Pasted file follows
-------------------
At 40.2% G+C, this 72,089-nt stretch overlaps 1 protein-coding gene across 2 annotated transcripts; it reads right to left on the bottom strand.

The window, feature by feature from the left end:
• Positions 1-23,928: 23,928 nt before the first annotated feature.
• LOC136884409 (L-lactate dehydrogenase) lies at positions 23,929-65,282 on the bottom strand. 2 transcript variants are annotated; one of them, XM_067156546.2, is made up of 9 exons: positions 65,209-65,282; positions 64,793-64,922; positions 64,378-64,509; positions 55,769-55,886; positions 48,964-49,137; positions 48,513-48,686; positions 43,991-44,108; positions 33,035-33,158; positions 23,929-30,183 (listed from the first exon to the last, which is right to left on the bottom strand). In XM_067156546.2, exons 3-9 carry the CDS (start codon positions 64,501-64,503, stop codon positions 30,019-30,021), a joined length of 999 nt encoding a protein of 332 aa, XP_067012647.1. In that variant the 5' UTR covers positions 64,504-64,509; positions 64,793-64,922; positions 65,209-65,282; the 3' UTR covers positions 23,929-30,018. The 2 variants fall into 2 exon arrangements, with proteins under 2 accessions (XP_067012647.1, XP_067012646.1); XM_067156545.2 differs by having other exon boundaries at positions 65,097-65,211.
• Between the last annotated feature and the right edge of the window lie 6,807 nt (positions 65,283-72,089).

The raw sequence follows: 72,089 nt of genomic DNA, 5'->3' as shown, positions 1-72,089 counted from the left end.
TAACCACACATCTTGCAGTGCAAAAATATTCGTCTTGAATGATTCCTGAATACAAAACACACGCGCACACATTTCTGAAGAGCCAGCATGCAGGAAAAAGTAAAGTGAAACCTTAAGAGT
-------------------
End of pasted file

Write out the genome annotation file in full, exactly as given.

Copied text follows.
At 40.2% G+C, this 72,089-nt stretch overlaps 1 protein-coding gene across 2 annotated transcripts; it reads right to left on the bottom strand.

The window, feature by feature from the left end:
• Positions 1-23,928: 23,928 nt before the first annotated feature.
• LOC136884409 (L-lactate dehydrogenase) lies at positions 23,929-65,282 on the bottom strand. 2 transcript variants are annotated; one of them, XM_067156546.2, is made up of 9 exons: positions 65,209-65,282; positions 64,793-64,922; positions 64,378-64,509; positions 55,769-55,886; positions 48,964-49,137; positions 48,513-48,686; positions 43,991-44,108; positions 33,035-33,158; positions 23,929-30,183 (listed from the first exon to the last, which is right to left on the bottom strand). In XM_067156546.2, exons 3-9 carry the CDS (start codon positions 64,501-64,503, stop codon positions 30,019-30,021), a joined length of 999 nt encoding a protein of 332 aa, XP_067012647.1. In that variant the 5' UTR covers positions 64,504-64,509; positions 64,793-64,922; positions 65,209-65,282; the 3' UTR covers positions 23,929-30,018. The 2 variants fall into 2 exon arrangements, with proteins under 2 accessions (XP_067012647.1, XP_067012646.1); XM_067156545.2 differs by having other exon boundaries at positions 65,097-65,211.
• Between the last annotated feature and the right edge of the window lie 6,807 nt (positions 65,283-72,089).

The raw sequence follows: 72,089 nt of genomic DNA, 5'->3' as shown, positions 1-72,089 counted from the left end.
TAACCACACATCTTGCAGTGCAAAAATATTCGTCTTGAATGATTCCTGAATACAAAACACACGCGCACACATTTCTGAAGAGCCAGCATGCAGGAAAAAGTAAAGTGAAACCTTAAGAGT